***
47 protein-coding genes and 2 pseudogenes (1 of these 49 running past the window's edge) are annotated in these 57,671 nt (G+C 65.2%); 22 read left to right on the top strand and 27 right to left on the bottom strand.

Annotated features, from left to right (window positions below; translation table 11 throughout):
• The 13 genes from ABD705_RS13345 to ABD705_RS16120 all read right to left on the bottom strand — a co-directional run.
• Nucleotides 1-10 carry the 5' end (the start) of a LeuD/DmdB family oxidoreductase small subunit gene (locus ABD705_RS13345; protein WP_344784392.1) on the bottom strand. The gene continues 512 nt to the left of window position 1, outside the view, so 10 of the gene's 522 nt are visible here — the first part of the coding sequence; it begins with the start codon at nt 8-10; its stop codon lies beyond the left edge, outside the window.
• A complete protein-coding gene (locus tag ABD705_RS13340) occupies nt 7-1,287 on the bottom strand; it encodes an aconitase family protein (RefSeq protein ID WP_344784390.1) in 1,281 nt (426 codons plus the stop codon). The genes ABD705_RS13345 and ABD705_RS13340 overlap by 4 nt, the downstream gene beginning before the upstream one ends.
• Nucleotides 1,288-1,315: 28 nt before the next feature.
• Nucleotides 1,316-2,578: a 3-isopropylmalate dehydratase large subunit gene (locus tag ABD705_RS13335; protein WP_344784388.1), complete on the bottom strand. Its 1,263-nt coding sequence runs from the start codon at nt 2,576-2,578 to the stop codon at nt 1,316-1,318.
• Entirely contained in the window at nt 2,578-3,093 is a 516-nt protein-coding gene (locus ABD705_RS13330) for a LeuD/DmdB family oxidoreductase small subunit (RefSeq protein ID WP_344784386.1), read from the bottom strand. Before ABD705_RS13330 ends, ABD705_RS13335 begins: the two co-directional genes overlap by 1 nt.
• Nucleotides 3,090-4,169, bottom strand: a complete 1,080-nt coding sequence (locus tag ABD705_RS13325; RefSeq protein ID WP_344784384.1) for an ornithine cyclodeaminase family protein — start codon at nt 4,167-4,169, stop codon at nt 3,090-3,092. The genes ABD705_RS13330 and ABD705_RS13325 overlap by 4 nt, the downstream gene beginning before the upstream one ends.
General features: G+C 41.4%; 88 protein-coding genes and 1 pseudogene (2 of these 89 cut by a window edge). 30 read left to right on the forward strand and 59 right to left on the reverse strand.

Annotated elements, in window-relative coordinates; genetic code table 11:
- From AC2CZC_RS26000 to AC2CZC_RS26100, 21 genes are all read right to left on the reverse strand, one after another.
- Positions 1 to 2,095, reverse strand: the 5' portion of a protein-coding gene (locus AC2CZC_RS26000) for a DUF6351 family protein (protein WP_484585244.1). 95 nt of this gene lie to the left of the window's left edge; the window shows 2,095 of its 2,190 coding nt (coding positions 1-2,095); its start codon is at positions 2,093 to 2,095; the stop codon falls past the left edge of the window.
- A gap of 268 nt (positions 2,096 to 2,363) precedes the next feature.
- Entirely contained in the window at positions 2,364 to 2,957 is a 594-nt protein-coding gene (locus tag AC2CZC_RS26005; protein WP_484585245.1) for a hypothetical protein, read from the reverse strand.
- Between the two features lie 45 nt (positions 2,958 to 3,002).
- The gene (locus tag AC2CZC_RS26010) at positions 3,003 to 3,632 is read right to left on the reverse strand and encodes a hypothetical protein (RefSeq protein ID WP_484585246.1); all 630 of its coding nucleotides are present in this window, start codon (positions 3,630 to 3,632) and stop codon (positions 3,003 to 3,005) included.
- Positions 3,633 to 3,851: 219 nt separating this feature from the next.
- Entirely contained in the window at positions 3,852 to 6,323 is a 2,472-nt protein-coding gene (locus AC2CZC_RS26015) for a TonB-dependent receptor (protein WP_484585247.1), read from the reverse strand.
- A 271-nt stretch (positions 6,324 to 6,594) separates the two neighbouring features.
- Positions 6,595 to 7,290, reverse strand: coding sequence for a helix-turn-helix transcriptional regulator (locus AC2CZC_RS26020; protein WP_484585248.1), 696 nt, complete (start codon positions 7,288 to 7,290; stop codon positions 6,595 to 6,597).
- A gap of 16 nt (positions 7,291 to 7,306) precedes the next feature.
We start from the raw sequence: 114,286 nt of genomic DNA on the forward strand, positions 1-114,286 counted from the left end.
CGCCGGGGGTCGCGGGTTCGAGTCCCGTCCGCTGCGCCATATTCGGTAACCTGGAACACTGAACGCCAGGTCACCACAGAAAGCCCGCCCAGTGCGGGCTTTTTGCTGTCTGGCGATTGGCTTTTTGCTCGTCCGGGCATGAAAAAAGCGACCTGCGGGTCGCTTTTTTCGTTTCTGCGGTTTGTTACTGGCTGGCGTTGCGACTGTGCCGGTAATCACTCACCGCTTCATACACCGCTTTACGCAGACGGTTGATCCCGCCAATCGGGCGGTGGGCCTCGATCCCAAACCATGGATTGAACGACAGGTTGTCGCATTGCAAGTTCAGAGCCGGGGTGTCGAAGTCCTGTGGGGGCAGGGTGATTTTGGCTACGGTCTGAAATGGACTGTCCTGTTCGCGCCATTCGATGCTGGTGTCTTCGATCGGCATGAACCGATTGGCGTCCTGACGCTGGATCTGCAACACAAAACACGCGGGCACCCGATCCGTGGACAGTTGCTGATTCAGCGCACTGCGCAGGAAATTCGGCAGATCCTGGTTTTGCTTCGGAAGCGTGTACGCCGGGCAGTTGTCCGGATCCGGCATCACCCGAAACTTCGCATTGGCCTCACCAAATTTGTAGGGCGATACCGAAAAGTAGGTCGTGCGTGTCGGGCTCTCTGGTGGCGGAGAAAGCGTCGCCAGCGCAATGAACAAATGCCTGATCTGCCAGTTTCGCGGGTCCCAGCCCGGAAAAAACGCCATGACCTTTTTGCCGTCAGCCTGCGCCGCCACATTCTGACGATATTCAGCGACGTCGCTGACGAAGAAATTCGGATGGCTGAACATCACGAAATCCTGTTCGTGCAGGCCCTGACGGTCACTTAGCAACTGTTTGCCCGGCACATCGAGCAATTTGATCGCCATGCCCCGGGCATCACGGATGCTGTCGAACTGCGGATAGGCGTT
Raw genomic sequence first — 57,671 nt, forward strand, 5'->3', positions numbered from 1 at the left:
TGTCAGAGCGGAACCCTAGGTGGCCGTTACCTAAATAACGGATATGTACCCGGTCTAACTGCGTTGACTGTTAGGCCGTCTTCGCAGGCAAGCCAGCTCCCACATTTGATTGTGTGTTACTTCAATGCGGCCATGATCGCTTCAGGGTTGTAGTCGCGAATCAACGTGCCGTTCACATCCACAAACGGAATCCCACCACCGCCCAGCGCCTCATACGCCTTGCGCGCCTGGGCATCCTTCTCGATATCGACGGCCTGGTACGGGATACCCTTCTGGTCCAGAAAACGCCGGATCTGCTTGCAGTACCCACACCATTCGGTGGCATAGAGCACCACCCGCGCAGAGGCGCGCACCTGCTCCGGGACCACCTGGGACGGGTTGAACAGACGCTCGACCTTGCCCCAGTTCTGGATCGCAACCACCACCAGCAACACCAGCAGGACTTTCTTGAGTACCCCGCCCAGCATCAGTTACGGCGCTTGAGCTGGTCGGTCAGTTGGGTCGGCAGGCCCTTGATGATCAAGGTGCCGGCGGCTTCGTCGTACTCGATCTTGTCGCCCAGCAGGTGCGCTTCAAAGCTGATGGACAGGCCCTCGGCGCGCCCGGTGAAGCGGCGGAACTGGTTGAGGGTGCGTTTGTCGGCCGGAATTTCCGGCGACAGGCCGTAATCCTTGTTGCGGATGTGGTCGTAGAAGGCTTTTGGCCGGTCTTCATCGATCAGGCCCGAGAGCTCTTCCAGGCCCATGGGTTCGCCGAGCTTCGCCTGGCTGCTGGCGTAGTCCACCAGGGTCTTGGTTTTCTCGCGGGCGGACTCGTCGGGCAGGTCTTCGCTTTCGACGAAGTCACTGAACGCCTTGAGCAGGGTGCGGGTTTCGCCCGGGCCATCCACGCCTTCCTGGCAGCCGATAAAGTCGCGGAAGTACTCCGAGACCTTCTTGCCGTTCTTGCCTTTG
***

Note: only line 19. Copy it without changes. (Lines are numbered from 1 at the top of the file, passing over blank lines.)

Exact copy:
- Entirely contained in the window at positions 3,852 to 6,323 is a 2,472-nt protein-coding gene (locus AC2CZC_RS26015) for a TonB-dependent receptor (protein WP_484585247.1), read from the reverse strand.